Peter enjoys a well-earned cup of tea after last night's drama.
A County Derry pilot has landed the last ever Flybe flight in the early hours of this morning after the company entered administration.
Maghera native Peter Donnelly was in charge of the 20:15 flight from Manchester which touched down in Belfast City Airport around midnight.
The delay followed a frantic period of negotiation as Peter attempted to ensure he got his passengers back to Belfast.
He told Derry Now: “It was the last of four flights I had done yesterday.
“It was quite subdued because most of the passengers were on social media and already had heard rumours and various bits and pieces, which I hadn’t heard myself.
“When you’re flying, it’s all-consuming. You don’t have time to be looking at social media – there’s a job to be done.
“For two hours, I was constantly on the phone back and forth to the various authorities.
“I was hopeful and then some of the guys at the airport dashed that, saying they were impounding the plane. But I stayed focused and we eventually got the news we wanted.”
At the time, Peter was unaware of the flight’s significance as Flybe’s last, but he took time today to reflect on the impact the airline has had, particularly on Belfast City Airport.
He said: “It’s a lifetime for me – I’ve been there 28 years. It’s more of a family than just a job.
“It will be a massive blow. I know a lot of the staff at the airport and watched it grow from a couple of tin shacks to what it is today.
“It’s a lovely wee compact airport and it’s modern but it was Nissen huts in 1992 when I started.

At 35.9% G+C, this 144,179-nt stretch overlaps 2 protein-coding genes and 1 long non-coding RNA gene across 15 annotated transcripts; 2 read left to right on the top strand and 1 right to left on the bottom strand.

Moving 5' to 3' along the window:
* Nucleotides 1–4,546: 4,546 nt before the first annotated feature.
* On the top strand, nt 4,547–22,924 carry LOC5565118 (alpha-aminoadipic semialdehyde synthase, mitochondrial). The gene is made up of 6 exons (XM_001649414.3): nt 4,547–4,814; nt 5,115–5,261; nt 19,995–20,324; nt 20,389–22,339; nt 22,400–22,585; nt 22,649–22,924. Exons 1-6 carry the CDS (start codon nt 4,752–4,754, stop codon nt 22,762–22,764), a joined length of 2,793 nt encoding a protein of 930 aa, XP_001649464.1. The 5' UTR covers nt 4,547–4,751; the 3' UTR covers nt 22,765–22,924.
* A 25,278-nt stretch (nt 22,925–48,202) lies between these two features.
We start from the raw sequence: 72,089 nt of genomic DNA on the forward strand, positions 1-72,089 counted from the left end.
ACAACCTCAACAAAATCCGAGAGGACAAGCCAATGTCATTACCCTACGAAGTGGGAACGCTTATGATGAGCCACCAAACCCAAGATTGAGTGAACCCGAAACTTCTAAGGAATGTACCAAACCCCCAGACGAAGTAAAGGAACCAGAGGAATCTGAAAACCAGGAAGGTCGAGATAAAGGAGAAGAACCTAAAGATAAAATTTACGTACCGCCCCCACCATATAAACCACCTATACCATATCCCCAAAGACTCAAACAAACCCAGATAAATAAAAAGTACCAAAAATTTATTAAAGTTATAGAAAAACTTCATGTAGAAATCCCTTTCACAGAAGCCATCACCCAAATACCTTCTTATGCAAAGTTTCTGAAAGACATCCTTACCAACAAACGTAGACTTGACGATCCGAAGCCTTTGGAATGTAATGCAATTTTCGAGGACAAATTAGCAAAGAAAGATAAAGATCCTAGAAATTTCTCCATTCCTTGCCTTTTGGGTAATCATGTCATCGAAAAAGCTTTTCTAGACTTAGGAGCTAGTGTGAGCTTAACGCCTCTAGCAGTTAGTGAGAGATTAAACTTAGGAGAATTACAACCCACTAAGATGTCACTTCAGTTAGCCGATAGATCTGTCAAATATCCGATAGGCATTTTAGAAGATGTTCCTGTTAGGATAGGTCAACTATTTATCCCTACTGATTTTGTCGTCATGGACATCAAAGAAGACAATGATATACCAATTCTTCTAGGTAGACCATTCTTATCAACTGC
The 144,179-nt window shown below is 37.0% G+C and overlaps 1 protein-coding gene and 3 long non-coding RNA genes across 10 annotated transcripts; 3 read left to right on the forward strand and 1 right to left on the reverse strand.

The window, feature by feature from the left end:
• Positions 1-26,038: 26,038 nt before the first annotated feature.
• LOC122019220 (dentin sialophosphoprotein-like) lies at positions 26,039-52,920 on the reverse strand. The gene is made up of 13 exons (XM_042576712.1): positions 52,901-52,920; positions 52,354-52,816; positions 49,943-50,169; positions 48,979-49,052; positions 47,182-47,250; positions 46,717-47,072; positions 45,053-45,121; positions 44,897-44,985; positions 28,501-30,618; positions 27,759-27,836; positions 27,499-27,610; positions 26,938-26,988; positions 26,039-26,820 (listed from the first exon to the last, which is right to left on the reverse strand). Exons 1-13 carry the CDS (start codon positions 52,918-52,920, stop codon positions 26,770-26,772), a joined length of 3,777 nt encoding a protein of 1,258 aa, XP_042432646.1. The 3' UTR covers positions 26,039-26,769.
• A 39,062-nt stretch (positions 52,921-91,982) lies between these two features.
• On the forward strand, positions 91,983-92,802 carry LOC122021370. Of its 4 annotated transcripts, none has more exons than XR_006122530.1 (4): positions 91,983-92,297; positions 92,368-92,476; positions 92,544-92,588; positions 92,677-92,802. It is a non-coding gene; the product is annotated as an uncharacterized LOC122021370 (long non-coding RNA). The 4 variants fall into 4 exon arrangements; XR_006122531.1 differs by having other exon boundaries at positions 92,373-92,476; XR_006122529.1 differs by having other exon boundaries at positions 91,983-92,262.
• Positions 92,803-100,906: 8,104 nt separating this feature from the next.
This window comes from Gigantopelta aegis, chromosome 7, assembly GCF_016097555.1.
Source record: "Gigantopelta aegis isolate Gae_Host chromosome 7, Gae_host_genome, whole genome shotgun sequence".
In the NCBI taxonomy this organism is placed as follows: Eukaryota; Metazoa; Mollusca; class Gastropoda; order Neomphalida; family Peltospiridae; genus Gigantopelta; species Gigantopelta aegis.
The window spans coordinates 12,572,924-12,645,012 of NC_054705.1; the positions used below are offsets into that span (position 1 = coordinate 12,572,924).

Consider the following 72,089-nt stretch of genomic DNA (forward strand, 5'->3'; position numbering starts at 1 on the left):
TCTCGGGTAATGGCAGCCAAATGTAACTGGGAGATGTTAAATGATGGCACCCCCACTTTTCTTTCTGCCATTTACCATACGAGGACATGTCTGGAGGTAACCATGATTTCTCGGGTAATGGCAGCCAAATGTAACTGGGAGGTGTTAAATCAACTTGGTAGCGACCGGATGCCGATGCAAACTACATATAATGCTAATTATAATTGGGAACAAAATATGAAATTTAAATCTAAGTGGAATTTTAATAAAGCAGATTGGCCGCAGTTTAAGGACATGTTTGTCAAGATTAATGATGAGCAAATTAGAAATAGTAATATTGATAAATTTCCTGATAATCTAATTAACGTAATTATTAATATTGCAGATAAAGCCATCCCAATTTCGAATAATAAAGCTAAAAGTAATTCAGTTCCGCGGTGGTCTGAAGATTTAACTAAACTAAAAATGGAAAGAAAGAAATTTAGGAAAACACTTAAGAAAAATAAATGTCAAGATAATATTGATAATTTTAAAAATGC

At the centre of the south Derry man’s thinking was passenger welfare, so much so that the plane was further delayed to allow a group of workers coming from Aberdeen to board.
“We were all ready to go and we got a call saying Aberdeen was inbound with seven guys from the rigs.
“Those guys were depending on us to get home, so we waited and got them on board. A lot of people were relying on Flybe to get to and from their jobs.”
Peter admits it is a concerning time for all staff at the airline and revealed that getting any form of payment from the company could be difficult.
He said: “We won’t get any form of payment from the company because it’s gone into administration. Any pay that’s owed, we won’t get that.
“Maybe down the line there will be some form of payment, but there’s nothing we can use to pay our bills.”
The pilot, who flies hot air balloons in his spare time, has planned to get the staff together at a later stage to try and keep spirits up, but in the meantime has received a unique job offer.
“On a positive note, a friend rang me to tell me he needed a shepherd to look after his sheep on the Glenshane and asked if I was available.
“I said ‘sure, I’ll take anything!’. That’s my first job offer and it’s not even 24 hours yet.”
“I’m glad we stayed with the process and got everyone back home. At least that’s some consolation.”
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